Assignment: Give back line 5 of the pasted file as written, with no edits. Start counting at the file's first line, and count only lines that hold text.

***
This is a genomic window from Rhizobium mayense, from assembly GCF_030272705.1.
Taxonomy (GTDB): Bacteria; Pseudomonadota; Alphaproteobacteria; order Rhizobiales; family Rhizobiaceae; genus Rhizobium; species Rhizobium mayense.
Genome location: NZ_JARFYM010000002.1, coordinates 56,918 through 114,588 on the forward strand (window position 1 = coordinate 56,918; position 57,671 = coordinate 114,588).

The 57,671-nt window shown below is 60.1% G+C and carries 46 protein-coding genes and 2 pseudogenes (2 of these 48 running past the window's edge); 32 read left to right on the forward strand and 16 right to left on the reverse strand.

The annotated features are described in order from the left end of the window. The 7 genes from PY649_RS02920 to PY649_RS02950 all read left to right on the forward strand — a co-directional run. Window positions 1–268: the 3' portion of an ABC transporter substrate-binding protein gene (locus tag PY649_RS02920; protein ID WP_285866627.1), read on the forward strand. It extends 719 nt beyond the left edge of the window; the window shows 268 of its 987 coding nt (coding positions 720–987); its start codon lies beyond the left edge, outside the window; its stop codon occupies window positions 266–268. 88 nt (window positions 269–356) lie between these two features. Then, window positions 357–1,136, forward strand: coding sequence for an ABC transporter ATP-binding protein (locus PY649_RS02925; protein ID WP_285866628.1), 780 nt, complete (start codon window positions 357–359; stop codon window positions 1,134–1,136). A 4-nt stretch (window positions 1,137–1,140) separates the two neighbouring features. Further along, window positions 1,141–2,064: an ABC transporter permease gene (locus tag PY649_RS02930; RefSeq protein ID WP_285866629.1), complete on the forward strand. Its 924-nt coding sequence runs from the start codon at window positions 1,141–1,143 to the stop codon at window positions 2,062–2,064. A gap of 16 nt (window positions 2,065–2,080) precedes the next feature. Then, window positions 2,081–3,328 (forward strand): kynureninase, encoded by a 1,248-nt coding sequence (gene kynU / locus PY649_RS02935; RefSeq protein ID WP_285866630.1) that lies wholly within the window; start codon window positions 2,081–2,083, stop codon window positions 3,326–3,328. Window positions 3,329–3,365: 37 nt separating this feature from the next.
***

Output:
The annotated features are described in order from the left end of the window. The 7 genes from PY649_RS02920 to PY649_RS02950 all read left to right on the forward strand — a co-directional run. Window positions 1–268: the 3' portion of an ABC transporter substrate-binding protein gene (locus tag PY649_RS02920; protein ID WP_285866627.1), read on the forward strand. It extends 719 nt beyond the left edge of the window; the window shows 268 of its 987 coding nt (coding positions 720–987); its start codon lies beyond the left edge, outside the window; its stop codon occupies window positions 266–268. 88 nt (window positions 269–356) lie between these two features. Then, window positions 357–1,136, forward strand: coding sequence for an ABC transporter ATP-binding protein (locus PY649_RS02925; protein ID WP_285866628.1), 780 nt, complete (start codon window positions 357–359; stop codon window positions 1,134–1,136). A 4-nt stretch (window positions 1,137–1,140) separates the two neighbouring features. Further along, window positions 1,141–2,064: an ABC transporter permease gene (locus tag PY649_RS02930; RefSeq protein ID WP_285866629.1), complete on the forward strand. Its 924-nt coding sequence runs from the start codon at window positions 1,141–1,143 to the stop codon at window positions 2,062–2,064. A gap of 16 nt (window positions 2,065–2,080) precedes the next feature. Then, window positions 2,081–3,328 (forward strand): kynureninase, encoded by a 1,248-nt coding sequence (gene kynU / locus PY649_RS02935; RefSeq protein ID WP_285866630.1) that lies wholly within the window; start codon window positions 2,081–2,083, stop codon window positions 3,326–3,328. Window positions 3,329–3,365: 37 nt separating this feature from the next.